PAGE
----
I have just returned from a weeks holiday away in a beautiful part of South Australia sharing time from Boxing Day through past the New Year with my two growing children, close friends and their family. There are many fun things I will remember about this time away and the laughs, food and antics we shared, but it was a reminder about the amazing “unschooled” youth that has me reflecting most.
As a teacher, a parent of primary aged children and as an adult it is easy to forget the joy that a young child or “unschooled” child experiences and the exploration they instigate. I have spoken previously about the machinated practice of schools (see The Power Game) and this time away was a reminder that young children naturally seek answers, create problems to solve and ask questions that may or may not have answers, all without ever setting foot inside a classroom.
I watched as young children giggled, laughed, guffawed and explored the beach. I saw them take risks, make mistakes, and try again. I heard them challenging each other, asking for help and advice. The best part though, not a “no, that’s too hard” or “you can’t do that” to be heard in reply to a child’s idea from any adult. I was so blessed to witness two beautiful parents and the way they engage with their young family. I was impressed by the way they supported their natural inquiry, never suggesting that it couldn’t be done.
Whilst we all (adults included) had immense fun burying small children, seeing the buckets of sea creatures collected, building elaborate sandcastles complete with tunnels, motes, bridges and Hobbit homes built into the facade, it was a comment made by the grandmother of a 5yo that struck me. She said of her freshly “schooled” grandson that “he used to be such a dare devil, he would try everything but now he goes to school he is much more resistant to try things” (paraphrasing). Now whilst you might suggest that as we grow older we understand the consequences and the risk involved in certain acts, I can honestly not imagine how a child of 5 would grow such wisdom in such a short period of time. We know that schools play a role in restricting and inhibiting our risk taking and natural creativity through the conformity to classroom management and getting through the curriculum. (seeSir Ken Robinson TED talk Schools Kill Creativity).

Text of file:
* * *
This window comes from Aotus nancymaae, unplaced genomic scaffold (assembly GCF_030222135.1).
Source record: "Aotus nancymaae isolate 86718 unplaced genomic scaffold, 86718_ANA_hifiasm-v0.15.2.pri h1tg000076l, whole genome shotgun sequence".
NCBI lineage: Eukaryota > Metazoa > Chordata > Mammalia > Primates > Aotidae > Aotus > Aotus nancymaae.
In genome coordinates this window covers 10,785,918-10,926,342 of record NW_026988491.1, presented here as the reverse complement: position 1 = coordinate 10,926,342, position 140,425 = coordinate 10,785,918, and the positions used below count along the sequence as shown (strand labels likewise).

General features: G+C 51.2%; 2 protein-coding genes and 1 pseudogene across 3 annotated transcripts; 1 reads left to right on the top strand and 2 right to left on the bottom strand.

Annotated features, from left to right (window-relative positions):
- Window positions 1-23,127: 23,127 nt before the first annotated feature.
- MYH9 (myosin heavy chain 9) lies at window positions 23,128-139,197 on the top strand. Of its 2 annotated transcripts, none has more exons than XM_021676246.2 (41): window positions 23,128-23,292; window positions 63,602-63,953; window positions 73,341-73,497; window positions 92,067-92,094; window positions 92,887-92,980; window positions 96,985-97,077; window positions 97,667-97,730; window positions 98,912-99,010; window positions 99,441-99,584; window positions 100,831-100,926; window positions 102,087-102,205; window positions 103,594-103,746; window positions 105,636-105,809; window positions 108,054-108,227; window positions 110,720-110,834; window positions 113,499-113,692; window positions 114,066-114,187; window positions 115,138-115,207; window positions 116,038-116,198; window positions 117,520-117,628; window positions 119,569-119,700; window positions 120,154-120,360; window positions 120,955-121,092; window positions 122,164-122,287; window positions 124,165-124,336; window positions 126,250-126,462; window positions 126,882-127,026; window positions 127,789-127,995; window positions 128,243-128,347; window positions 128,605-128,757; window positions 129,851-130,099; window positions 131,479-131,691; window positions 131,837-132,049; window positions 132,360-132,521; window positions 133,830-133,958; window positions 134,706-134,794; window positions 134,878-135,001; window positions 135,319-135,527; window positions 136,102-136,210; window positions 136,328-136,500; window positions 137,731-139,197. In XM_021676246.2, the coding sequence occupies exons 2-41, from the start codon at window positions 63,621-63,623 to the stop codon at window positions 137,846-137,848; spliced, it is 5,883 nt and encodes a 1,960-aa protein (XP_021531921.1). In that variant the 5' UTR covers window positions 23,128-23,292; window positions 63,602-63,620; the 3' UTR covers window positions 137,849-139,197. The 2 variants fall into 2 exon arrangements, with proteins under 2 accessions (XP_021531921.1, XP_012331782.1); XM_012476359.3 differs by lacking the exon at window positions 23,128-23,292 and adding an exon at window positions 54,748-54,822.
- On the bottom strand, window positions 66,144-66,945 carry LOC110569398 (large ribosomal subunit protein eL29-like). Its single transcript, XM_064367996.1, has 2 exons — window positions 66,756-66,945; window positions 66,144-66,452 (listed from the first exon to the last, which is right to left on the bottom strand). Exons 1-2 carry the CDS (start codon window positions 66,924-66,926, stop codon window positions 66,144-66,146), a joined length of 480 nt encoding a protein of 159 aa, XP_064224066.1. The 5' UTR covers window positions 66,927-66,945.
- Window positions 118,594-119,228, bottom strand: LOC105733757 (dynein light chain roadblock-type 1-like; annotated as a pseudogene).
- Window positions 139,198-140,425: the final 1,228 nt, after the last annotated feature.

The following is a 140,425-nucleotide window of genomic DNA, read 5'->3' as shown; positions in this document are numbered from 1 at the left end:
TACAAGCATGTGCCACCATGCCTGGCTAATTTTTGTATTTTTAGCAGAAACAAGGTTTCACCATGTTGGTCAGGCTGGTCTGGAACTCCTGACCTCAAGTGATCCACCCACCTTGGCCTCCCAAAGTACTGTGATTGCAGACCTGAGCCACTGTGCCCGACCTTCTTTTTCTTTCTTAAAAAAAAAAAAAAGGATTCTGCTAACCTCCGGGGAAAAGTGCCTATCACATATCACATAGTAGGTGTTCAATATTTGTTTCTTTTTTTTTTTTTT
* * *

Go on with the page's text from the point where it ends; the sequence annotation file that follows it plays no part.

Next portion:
We need reminding that it is innate to question, to explore and to test. As parents, as educators as friends and family we should value this human quality and we should always endeavour to foster it. Next time a small child, a student, a friend or a peer asks “Can I?” or “Can we?” take a moment to think before it is an automatic “No” because we are too busy, or it is a bit hard. You might actually be missing an opportunity.
Whilst writing this post I also read this from Will Richardson in Born to be Taught?
Why, I wonder, do we stop seeing kids as creatures who were born to learn and, instead, start seeing them as born to be taught?
Wouldn’t it be wonderful if we changed our mentality from “Can we?” to “How can we?”
Upon return from my break and back to digital technology, my Principal (@LunnissTony) also shared this TED talk which further endorses our need to foster creativity. Check out Beau Lotto and Amy O’Toole – Science is for Everyone (here or below via YouTube) as he explains that “the best questions are the ones that create the most uncertainty”.
This is young Yasmin. She is exploring how she can bury her own feet and mums after seeing her cousin being buried. She experimented with different ways of getting her feet out including: digging them out with her hands, wriggling her feet out slowly and kicking and shaking her legs.